The AL East lead was down to four games and then shrunk to 2 ½ by Fourth of July Weekend. The Red Sox were the prime challenger, with the Tigers six off the pace. Baltimore went to Detroit for a key series on the holiday weekend.
It didn’t start well. The Oriole bats could only muster five hits off Tiger ace Mickey Lolich and wasted a good outing from McNally in a 3-1 loss. It was Blair, known far more for his glove than his bat, who turned around the attack on Saturday. Blair doubled twice, drove in four runs and keyed an 8-1 win that stopped the bleeding.
In Sunday’s rubber match on the Fourth, Powell hit a two-run homer in the first. Cuellar grinded out a complete-game 3-2 win. Baltimore was back on their feet and closed the first half by winning six of eight. At the All-Star break, the lead was back up to 5 ½ over Boston and 8 over Detroit.
The roller-coaster continued after the break though, with the Orioles going 5-6 and seeing the Red Sox creep to within 2 ½ games. In late July, Baltimore hosted Oakland for a big series. The A’s were running away with the AL West, so for them this was a possible preview of the ALCS. For the Orioles, it was a big series in a tight pennant race.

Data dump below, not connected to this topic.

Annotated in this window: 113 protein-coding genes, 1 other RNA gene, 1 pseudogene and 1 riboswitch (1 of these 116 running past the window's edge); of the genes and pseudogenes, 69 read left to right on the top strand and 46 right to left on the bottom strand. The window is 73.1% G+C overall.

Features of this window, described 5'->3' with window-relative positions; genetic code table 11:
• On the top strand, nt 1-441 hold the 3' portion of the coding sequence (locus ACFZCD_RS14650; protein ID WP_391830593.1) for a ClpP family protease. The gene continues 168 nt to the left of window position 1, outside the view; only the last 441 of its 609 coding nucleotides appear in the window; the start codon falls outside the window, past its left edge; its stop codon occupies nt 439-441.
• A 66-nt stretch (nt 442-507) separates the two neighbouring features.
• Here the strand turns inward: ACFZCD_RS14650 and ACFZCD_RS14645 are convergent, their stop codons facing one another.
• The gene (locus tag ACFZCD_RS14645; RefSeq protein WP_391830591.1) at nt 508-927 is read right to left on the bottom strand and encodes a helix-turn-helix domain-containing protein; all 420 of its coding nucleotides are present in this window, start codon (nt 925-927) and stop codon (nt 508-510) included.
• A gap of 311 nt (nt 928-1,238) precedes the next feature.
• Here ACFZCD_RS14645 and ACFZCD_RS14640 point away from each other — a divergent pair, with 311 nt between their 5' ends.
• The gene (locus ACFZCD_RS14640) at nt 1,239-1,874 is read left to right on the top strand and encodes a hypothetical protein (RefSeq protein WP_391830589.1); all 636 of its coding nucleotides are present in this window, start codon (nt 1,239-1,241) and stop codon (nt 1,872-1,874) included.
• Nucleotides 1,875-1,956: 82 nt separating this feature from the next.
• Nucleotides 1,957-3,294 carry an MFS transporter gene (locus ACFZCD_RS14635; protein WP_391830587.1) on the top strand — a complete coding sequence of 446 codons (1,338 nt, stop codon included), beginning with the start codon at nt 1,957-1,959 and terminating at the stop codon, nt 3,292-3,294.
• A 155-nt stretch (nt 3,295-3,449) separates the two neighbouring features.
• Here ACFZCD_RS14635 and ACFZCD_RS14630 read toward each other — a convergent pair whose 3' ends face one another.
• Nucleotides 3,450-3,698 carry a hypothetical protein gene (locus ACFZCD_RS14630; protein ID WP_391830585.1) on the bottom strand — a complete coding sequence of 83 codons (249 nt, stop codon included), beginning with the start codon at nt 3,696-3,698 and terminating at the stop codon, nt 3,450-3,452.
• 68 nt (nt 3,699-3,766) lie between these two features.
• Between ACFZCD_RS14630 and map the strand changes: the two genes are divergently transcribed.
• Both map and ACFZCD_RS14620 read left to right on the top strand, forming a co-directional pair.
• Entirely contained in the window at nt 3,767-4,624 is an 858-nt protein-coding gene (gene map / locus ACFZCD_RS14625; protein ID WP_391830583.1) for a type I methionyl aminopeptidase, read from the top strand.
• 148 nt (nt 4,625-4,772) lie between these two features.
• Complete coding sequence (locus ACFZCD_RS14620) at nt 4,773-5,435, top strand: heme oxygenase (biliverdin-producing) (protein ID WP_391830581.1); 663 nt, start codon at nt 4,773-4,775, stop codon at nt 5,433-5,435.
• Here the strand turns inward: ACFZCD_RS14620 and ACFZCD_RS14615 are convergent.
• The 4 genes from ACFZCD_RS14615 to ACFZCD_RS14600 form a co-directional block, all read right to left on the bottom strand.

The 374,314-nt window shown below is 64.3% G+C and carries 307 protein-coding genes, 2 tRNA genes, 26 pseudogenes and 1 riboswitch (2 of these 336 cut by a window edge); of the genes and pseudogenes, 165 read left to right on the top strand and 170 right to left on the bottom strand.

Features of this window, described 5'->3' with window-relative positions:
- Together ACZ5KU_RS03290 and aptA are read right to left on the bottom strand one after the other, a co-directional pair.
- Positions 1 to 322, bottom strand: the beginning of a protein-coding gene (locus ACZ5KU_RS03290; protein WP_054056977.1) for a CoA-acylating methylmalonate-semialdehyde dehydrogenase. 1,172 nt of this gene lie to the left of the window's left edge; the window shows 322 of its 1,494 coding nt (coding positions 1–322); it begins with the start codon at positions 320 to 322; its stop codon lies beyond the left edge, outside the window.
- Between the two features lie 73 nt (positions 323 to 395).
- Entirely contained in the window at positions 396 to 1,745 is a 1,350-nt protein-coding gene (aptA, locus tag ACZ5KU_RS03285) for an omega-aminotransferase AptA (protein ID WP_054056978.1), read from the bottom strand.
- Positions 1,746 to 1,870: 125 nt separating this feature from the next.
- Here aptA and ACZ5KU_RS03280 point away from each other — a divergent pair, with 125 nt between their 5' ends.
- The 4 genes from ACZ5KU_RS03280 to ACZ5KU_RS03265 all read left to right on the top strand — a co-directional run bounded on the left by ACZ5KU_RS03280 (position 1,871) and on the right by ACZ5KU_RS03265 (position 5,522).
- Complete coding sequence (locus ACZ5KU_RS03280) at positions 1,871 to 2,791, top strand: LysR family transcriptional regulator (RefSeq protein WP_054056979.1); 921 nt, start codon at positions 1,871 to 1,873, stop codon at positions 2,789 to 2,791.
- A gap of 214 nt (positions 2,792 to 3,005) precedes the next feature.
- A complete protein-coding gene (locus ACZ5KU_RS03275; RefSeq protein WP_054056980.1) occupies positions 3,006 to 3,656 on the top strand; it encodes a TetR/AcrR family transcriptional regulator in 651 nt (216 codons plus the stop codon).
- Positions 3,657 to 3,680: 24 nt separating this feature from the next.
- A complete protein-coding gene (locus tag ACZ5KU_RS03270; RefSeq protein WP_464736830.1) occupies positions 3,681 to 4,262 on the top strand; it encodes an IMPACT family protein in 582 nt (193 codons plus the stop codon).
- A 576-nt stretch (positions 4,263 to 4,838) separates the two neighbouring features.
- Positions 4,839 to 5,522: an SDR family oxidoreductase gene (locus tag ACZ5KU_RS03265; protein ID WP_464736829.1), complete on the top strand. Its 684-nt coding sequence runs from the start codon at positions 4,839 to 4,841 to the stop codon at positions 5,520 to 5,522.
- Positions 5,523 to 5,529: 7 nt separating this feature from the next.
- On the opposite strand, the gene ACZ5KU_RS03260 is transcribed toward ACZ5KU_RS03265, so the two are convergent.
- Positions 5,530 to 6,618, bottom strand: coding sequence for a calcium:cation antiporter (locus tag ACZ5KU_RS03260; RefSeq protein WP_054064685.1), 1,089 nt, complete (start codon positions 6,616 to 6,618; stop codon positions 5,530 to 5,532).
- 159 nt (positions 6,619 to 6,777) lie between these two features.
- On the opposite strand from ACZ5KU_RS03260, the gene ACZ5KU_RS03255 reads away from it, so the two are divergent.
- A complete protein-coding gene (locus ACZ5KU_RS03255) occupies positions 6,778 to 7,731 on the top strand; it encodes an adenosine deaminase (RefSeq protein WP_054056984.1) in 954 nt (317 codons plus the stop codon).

Dobson took the ball in the opener of a Tuesday night doubleheader and was brilliant, tossing a four-hitter and outdueling Oakland’s Catfish Hunter for a 1-0 win. In the nightcap, the bats stepped up. Powell had three hits, Rettenmund drove in a couple runs and Baltimore took an early 4-0 lead. Grant Jackson, on the mound, faltered and the A’s rallied late to tie it 4-4.
Oakland had bullpen ace Rollie Fingers in the game. With two outs in the bottom of the ninth, Powell doubled, Brooks homered and Baltimore had the doubleheader sweep. In Wednesday night’s finale, it looked like a good night from Cuellar would be wasted. The Orioles trailed 2-0 in the ninth inning. Base hits from Buford and Rettenmund brought Fingers in. And the Birds beat the future Hall of Famer for the second straight night. This time it was Frank Robinson going deep for the 3-2 win.
Over the weekend, a good Kansas City Royals team came in. Palmer and Dobson tossed shutouts and the lead was back to 6 ½ games. Now, it was time for Baltimore to put this race to bed, right? Not quite yet. The Orioles lost four of six to Boston and New York. Baltimore was still up 4 ½ games, but there was a big series in Fenway at the end of August that could still swing the pendulum the other way.